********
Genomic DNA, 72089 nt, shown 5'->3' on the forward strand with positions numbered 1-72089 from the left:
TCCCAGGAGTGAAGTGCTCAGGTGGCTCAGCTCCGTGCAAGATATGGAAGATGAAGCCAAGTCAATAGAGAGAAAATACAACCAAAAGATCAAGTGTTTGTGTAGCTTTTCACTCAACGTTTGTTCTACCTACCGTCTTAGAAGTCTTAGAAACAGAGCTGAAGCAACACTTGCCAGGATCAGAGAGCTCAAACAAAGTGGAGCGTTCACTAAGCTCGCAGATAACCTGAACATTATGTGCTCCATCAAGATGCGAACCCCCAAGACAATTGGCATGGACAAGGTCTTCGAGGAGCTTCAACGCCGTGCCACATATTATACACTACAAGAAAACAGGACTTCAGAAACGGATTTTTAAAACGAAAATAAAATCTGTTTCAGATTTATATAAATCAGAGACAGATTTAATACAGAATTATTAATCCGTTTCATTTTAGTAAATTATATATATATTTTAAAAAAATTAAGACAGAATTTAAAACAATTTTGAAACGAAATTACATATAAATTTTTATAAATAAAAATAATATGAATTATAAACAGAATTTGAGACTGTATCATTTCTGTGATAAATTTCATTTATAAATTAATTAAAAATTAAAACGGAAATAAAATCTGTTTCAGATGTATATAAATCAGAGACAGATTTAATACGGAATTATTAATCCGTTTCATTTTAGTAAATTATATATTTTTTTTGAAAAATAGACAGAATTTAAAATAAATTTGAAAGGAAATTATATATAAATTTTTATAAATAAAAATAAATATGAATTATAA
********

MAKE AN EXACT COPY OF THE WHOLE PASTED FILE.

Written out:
Genomic DNA, 72089 nt, shown 5'->3' on the forward strand with positions numbered 1-72089 from the left:
TCCCAGGAGTGAAGTGCTCAGGTGGCTCAGCTCCGTGCAAGATATGGAAGATGAAGCCAAGTCAATAGAGAGAAAATACAACCAAAAGATCAAGTGTTTGTGTAGCTTTTCACTCAACGTTTGTTCTACCTACCGTCTTAGAAGTCTTAGAAACAGAGCTGAAGCAACACTTGCCAGGATCAGAGAGCTCAAACAAAGTGGAGCGTTCACTAAGCTCGCAGATAACCTGAACATTATGTGCTCCATCAAGATGCGAACCCCCAAGACAATTGGCATGGACAAGGTCTTCGAGGAGCTTCAACGCCGTGCCACATATTATACACTACAAGAAAACAGGACTTCAGAAACGGATTTTTAAAACGAAAATAAAATCTGTTTCAGATTTATATAAATCAGAGACAGATTTAATACAGAATTATTAATCCGTTTCATTTTAGTAAATTATATATATATTTTAAAAAAATTAAGACAGAATTTAAAACAATTTTGAAACGAAATTACATATAAATTTTTATAAATAAAAATAATATGAATTATAAACAGAATTTGAGACTGTATCATTTCTGTGATAAATTTCATTTATAAATTAATTAAAAATTAAAACGGAAATAAAATCTGTTTCAGATGTATATAAATCAGAGACAGATTTAATACGGAATTATTAATCCGTTTCATTTTAGTAAATTATATATTTTTTTTGAAAAATAGACAGAATTTAAAATAAATTTGAAAGGAAATTATATATAAATTTTTATAAATAAAAATAAATATGAATTATAA